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The Rise of the English Shipping Industry in the Seventeenth and Eighteenth Centuries$
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Ralph Davis

Print publication date: 2012

Print ISBN-13: 9780986497384

Published to Liverpool Scholarship Online: January 2019

DOI: 10.5949/liverpool/9780986497384.001.0001

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The Government and the Shipping Industry

The Government and the Shipping Industry

(p.289) Chapter 14 The Government and the Shipping Industry
The Rise of the English Shipping Industry in the Seventeenth and Eighteenth Centuries

Ralph Davis

Liverpool University Press

This chapter explores the level of involvement of the British government in mercantile shipping during the seventeenth and eighteenth centuries. It provides the history behind the 1651 Navigation Act and the previous instances of British trade being restricted to British vessels, which date as far back as the fourteenth century and were also present during the reign of Elizabeth I. It then analyses the competition between British and Dutch shipping and the escalating tensions that caused the passing of the 1651 Navigation Act and the outbreak of the Dutch wars. It lists the Navigation Act provisions that applied to shipping, and attempts to answer what scope foreign ships had to trade with England as a result of its implementation. Though the bulk of the chapter discusses the Navigation Acts and their fallout, it also considers the increase of government intervention in maritime activity during the eighteenth century which included law-making efforts concerning the Navy, and investment in docks and ports. It concludes that government intervention, when present, was often beneficial to the industry, particularly when it came to employment issues and working conditions.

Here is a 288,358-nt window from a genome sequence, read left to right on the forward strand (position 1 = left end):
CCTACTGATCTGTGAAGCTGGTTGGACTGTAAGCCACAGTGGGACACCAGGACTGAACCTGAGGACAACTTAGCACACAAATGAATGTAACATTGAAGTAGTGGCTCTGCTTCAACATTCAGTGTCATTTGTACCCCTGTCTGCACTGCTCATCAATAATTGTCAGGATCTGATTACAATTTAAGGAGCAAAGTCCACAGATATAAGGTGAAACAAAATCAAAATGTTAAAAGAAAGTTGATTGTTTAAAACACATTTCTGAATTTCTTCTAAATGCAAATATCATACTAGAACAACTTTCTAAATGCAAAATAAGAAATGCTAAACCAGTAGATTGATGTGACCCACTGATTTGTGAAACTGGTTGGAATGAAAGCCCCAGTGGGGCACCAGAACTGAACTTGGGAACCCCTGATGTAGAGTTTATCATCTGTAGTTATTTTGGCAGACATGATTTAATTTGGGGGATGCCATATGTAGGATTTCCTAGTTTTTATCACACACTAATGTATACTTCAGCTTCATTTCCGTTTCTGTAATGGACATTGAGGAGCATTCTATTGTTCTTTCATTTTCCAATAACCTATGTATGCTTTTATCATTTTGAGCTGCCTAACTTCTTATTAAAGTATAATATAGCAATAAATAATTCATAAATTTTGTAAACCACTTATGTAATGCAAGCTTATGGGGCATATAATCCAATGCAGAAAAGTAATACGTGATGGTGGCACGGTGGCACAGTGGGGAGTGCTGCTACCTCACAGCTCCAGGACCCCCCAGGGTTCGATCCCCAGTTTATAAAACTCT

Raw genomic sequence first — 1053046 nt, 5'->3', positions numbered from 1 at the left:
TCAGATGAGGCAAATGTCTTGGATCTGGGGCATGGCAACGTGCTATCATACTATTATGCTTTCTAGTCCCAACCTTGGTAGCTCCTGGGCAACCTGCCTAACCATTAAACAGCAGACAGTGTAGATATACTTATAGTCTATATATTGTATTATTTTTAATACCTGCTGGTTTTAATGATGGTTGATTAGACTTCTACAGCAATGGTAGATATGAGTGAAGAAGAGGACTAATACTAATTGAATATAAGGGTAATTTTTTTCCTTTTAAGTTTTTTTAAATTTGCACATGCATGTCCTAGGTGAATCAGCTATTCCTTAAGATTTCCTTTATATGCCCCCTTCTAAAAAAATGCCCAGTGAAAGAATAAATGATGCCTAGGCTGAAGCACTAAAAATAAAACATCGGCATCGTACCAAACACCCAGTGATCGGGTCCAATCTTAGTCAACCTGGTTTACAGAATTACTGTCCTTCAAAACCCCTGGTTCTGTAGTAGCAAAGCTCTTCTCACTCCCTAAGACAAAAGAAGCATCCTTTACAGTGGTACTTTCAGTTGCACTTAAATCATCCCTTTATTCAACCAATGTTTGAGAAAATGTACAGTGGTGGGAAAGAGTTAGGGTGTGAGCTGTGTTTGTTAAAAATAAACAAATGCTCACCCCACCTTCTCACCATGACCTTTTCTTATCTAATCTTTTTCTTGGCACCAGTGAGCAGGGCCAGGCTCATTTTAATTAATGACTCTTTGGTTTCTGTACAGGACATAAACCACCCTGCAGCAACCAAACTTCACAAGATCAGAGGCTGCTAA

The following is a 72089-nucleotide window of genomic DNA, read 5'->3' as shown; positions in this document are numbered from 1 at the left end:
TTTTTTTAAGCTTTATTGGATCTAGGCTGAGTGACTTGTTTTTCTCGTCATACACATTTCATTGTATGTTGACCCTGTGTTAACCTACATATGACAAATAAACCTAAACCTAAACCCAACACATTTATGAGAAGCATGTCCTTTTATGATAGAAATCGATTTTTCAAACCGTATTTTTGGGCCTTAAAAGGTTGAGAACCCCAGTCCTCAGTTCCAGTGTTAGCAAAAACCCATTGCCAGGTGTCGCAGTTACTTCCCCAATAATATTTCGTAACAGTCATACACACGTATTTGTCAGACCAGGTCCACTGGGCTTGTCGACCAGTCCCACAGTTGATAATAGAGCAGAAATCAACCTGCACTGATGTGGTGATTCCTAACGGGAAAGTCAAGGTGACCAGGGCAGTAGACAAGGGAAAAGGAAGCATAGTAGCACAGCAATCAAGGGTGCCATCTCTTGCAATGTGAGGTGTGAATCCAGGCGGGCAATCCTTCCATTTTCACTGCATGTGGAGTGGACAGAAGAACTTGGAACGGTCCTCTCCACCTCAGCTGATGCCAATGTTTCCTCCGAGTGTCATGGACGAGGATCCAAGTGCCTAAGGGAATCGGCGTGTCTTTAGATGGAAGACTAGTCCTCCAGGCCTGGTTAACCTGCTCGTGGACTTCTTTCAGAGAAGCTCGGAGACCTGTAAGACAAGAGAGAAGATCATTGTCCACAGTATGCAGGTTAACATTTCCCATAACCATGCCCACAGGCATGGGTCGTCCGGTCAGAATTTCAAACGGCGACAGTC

Keywords:   Maritime Politics, British Maritime Laws, British Navigation Acts, Dutch Wars, Shipping Competition, Maritime Labour Conditions

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